Sons have a special bond with their fathers, says Paul to Tom in Last Christmas; they’re a model of how to be in the world. For Tom, this bond was broken and his model lost when his father died last Christmas. He has spent the subsequent year struggling to come to terms with the loss, and now must face it properly when he goes home on Christmas Eve.
Tom, Paul and all of the other characters in Last Christmas are conjured by Sion Pritchard, whose sing-song Welsh lilt provides a wonderful rhythm to his story-telling. Barely moving from the middle of a bare, starkly-lit stage, Pritchard takes us with Tom from a dire office Christmas party to an even grimmer Swansea pub, from his father’s graveside to his old family home.
Everywhere he goes, Tom has an endearing everyman haplessness about him. He tells us what he should have done and what he would have said in a way that feels very familiar. We have all walked away from a bad situation cursing our inability to do the right thing or say what we’re really thinking, and Tom verbalises these thoughts.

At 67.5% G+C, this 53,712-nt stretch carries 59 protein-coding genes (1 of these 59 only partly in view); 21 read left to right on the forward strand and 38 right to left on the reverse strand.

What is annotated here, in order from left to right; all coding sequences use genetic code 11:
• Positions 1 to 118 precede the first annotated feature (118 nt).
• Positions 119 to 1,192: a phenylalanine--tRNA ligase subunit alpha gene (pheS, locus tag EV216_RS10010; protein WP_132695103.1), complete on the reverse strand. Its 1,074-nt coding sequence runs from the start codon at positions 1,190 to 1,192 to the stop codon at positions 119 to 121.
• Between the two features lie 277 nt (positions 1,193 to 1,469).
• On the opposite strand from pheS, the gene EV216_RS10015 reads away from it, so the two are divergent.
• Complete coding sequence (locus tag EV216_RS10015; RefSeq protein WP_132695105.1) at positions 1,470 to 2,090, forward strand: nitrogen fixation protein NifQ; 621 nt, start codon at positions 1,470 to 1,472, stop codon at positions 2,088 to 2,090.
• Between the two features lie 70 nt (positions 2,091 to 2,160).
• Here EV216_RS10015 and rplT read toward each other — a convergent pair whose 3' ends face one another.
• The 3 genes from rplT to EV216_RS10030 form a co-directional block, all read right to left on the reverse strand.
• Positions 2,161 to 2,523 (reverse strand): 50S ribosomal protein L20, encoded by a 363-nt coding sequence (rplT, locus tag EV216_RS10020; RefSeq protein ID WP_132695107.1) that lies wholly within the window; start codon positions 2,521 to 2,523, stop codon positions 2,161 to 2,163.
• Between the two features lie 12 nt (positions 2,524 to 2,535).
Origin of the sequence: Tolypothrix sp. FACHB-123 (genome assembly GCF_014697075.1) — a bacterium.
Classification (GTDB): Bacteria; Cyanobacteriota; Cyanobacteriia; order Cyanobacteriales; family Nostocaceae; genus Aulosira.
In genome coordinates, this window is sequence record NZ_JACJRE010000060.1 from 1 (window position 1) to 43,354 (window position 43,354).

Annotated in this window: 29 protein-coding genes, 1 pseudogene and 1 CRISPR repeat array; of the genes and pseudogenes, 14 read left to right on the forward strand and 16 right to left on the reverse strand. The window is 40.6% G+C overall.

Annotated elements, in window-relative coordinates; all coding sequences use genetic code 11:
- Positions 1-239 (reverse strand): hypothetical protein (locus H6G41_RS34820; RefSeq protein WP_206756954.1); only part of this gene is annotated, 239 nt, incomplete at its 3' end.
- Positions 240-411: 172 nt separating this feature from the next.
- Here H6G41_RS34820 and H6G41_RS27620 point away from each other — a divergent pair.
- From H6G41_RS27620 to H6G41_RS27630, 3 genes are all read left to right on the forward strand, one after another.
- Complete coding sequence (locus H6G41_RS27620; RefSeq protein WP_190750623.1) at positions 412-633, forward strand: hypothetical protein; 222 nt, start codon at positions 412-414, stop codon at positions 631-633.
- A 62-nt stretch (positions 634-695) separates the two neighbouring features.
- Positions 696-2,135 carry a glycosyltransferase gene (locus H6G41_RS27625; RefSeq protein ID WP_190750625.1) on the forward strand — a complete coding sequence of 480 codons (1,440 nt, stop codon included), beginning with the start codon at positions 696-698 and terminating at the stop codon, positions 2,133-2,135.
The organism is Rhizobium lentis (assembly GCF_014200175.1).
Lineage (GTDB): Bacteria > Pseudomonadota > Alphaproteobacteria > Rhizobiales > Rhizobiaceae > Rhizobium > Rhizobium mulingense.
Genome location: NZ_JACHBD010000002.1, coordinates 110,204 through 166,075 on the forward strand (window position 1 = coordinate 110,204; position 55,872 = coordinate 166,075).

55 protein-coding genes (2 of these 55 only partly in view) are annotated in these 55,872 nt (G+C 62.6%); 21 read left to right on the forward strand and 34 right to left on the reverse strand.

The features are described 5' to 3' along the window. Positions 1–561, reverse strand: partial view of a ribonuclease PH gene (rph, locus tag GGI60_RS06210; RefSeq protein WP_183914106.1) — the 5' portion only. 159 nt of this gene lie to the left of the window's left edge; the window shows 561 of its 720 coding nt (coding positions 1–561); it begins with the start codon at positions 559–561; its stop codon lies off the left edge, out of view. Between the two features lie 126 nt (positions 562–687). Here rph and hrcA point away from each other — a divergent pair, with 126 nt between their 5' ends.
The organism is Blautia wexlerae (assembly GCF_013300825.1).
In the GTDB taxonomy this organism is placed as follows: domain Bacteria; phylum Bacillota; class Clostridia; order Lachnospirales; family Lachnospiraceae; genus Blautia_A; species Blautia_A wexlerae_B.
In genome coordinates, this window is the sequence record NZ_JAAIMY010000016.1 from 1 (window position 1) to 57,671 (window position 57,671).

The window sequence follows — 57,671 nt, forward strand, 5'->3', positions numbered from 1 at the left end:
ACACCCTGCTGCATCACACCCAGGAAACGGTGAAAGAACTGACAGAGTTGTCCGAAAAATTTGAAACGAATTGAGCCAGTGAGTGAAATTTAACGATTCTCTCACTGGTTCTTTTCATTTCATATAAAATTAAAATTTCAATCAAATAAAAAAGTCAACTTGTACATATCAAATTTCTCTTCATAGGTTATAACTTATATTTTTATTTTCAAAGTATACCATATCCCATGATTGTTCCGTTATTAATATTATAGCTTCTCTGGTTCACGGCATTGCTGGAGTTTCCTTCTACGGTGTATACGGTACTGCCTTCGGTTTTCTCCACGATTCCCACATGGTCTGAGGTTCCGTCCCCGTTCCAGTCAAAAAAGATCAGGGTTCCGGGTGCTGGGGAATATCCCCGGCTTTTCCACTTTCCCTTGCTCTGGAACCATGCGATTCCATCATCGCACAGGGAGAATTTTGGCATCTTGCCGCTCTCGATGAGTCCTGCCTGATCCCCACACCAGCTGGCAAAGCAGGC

This internal window is at its most effective when Tom is talking about the more tender moments in his life, such as the tiny movements that can make or break relationships, which are beautifully conjured. He also captures perfectly the half-depressing, half-comforting feeling of returning to where you grew up; old friends like Paul and Bins and Spanner will feel familiar to much of the audience. Towards the end of the performance, his tender, difficult relationship with his mother in the wake of her husband’s death is close to heart-breaking.
Where the play is less effective are the scenes that slip into broad humour. It was performed at the Edinburgh Fringe in 2014 and, seen as one of a multitude of performances at the Fringe, its patchiness and flat notes would have been more easily forgiven. However, for a stand-alone night out, the stereotypes and unsubtle jokes seem jarringly out of keeping with much of the subtlety of the rest of this piece.
There is little new in mocking the virginal IT department or ridiculing the hopeless HR team, while smarmy aspiring middle-manager Suze seems to have come straight from central casting. The swearing, at first used to good effect, becomes overused and the monologues can sometimes feel like uncontrolled ranting. In something which is only an hour long, these flaws make Last Christmas feel quite uneven.
However, when Tom is at his most vulnerable, the play comes to life. The audience cranes forward as he struggles to come to terms with life and chuckles at his wry asides. For Tom, both last Christmas and this Christmas are difficult – they are about fatherhood, about being a son and becoming a father. This means that Last Christmas may not be standard feel-good Christmas fare, but it has enough of a touch of It’s A Wonderful Life about it to be worth a Yuletide watch.